Purdue President Mitch Daniels is NDIA’s 2019 Forrestal award recipient
ARLINGTON, VA – Mitch Daniels, president of Purdue University and a former Indiana governor who has served U.S. senators and presidents alike, is the 2019 James Forrestal Industry Leadership Award winner, the National Defense Industrial Association has announced.
Founded in 1954, the annual award is named for Forrestal, who served as secretary of the Navy and was the nation’s first secretary of defense. The award pays tribute to Forrestal’s leadership and outspoken advocacy for a robust and responsive defense industrial base during post-World War II demobilization. The award is bestowed on a person who best reflects Forrestal's vision, leadership and staunch support of a strong industrial base.
Daniels’ support of hypersonic study and research, which are vital to future national defense, and his efforts to advance engineering, technology and computer science studies at Purdue made him the perfect choice for the award, said retired Air Force Gen. Hawk Carlisle, NDIA’s president and CEO.
“Daniels is an innovator for higher education in these areas of study, which are essential to this ‘new industrial base’ for the country’s future and our national security, as well as to a burgeoning industry in Indiana,” Carlisle said. “It’s been a great honor to work with him, to see his vision for these subjects in Purdue’s students and researchers and watch their efforts come to fruition.”
Purdue “is ready to establish itself as the ‘university hub’ of hypersonic research and development,” Daniels said at NDIA’s inaugural hypersonics event, held at the West Lafayette, Ind., campus in July.
Among the school’s efforts, Purdue is part of a team, led by the University of Dayton Research Institute, funded with a $9.8 million contract from the Air Force Research Laboratory for study into reusable hypersonic vehicles. Purdue has one of the nation’s most comprehensive hypersonics research programs, which includes navigation, aerodynamics, aerothermal effects, propulsion, autonomy, system engineering, high-temperature materials and manufacturing. The university is home to nearly 40 world-renowned hypersonics researchers.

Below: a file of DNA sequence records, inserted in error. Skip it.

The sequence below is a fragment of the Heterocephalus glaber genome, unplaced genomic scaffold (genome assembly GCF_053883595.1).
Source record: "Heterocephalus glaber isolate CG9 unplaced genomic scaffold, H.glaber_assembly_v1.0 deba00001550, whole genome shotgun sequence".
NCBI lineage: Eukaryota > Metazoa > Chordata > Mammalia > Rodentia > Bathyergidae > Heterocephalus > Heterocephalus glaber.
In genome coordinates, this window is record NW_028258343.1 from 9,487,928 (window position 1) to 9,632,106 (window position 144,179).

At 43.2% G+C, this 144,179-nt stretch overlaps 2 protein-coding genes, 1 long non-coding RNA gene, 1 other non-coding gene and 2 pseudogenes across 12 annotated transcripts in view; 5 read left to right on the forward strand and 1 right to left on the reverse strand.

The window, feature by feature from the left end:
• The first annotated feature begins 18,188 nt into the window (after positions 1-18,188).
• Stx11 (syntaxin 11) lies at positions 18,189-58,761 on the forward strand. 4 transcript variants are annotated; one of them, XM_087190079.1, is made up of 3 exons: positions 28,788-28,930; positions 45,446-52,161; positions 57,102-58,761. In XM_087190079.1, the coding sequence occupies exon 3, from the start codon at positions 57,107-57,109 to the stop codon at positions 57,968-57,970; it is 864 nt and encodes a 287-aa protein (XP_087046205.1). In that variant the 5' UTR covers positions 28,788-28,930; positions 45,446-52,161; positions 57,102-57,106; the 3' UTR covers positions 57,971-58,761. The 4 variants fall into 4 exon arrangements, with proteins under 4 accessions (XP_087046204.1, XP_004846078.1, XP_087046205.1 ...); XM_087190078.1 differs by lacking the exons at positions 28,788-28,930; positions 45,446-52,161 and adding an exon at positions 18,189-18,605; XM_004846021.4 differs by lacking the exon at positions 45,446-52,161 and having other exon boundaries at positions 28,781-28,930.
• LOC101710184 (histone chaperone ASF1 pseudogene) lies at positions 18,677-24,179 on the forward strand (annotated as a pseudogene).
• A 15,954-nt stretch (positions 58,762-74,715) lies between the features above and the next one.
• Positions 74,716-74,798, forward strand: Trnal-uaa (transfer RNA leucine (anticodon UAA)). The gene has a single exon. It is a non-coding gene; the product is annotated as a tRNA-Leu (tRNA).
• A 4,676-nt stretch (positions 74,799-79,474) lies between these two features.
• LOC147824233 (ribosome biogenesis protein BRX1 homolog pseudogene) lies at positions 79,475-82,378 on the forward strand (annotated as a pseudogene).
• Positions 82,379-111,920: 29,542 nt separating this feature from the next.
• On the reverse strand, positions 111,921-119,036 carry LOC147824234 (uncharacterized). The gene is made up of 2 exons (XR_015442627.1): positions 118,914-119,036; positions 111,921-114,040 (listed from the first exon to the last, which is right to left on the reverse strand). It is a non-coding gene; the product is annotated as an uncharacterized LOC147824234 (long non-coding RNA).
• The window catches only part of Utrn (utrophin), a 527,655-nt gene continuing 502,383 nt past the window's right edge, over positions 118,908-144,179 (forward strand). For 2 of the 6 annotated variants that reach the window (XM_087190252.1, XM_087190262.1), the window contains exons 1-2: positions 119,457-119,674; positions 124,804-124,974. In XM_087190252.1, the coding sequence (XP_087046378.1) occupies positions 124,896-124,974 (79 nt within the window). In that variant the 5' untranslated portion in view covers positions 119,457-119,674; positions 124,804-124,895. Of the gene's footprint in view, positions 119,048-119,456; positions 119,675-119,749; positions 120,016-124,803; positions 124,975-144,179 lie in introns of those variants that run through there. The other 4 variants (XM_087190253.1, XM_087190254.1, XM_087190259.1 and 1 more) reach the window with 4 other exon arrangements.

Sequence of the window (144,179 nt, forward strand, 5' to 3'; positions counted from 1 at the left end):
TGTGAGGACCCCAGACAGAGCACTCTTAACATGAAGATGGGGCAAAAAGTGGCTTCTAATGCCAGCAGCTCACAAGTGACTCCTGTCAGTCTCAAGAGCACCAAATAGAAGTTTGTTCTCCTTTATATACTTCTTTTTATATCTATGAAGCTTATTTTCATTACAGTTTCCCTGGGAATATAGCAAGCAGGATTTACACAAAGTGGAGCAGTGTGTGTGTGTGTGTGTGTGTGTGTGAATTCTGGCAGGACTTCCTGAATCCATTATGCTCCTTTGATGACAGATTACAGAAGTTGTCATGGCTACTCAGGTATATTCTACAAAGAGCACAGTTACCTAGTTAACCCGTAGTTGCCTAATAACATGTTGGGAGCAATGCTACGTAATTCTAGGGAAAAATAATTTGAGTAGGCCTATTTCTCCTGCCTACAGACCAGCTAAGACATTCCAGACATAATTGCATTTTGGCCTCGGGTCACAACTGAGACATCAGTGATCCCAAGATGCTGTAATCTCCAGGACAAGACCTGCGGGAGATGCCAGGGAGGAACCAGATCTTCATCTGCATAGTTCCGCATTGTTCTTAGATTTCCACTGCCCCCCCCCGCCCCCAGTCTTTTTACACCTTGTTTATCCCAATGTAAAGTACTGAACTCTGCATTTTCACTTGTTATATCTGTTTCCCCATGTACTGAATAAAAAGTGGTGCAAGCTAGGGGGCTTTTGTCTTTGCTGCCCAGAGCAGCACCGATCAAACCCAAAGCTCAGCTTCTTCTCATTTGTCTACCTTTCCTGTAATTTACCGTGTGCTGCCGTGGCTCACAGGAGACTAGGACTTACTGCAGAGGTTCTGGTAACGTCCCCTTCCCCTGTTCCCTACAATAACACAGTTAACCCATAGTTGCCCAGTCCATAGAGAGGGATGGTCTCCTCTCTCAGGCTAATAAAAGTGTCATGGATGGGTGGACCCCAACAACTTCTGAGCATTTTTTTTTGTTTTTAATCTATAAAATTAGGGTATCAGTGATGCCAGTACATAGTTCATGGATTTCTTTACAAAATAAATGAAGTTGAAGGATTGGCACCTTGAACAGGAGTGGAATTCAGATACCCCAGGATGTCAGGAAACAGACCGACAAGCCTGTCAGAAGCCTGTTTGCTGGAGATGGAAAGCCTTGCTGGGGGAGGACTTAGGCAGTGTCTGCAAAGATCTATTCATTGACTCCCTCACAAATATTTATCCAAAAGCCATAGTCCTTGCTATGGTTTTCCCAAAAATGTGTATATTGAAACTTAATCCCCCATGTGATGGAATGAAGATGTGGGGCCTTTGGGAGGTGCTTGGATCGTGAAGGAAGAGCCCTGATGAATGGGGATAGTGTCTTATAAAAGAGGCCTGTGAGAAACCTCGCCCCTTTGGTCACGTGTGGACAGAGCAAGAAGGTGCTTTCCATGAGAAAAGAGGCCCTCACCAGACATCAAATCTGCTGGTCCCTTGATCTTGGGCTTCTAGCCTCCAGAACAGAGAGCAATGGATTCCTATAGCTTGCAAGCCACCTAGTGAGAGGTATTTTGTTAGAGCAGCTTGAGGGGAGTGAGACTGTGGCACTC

Daniels also started Purdue Moves, addressing the biggest challenges facing higher education. Among those challenges are fostering “world-changing” research and STEM leadership and advancing research commercialization.
Before taking the helm at Purdue, Daniels served as the 49th governor of Indiana from 2005 to 2013. While in office, he created the state’s first Office of Management and Budget and turned around its budget from an $800 million deficit to its first-ever AAA credit rating. Daniels led Indiana to become a national leader in infrastructure building and greatly reformed health care and education in the state.
Before his election in 2005, Daniels was chief of staff to Sen. Richard Lugar (R-IN), a senior adviser to President Ronald Reagan and director of the Office of Management and Budget under President George W. Bush. He also was CEO of the Hudson Institute and held several top posts at Eli Lilly and Company, including president of its North American pharmaceutical operations.
Daniels will receive the award during NDIA’s 100th Anniversary Celebration dinner, Oct. 30 at the Ritz-Carlton in Arlington, Va. For information, visit NDIA.org or contact Evamarie Socha, NDIA communications director, email@example.com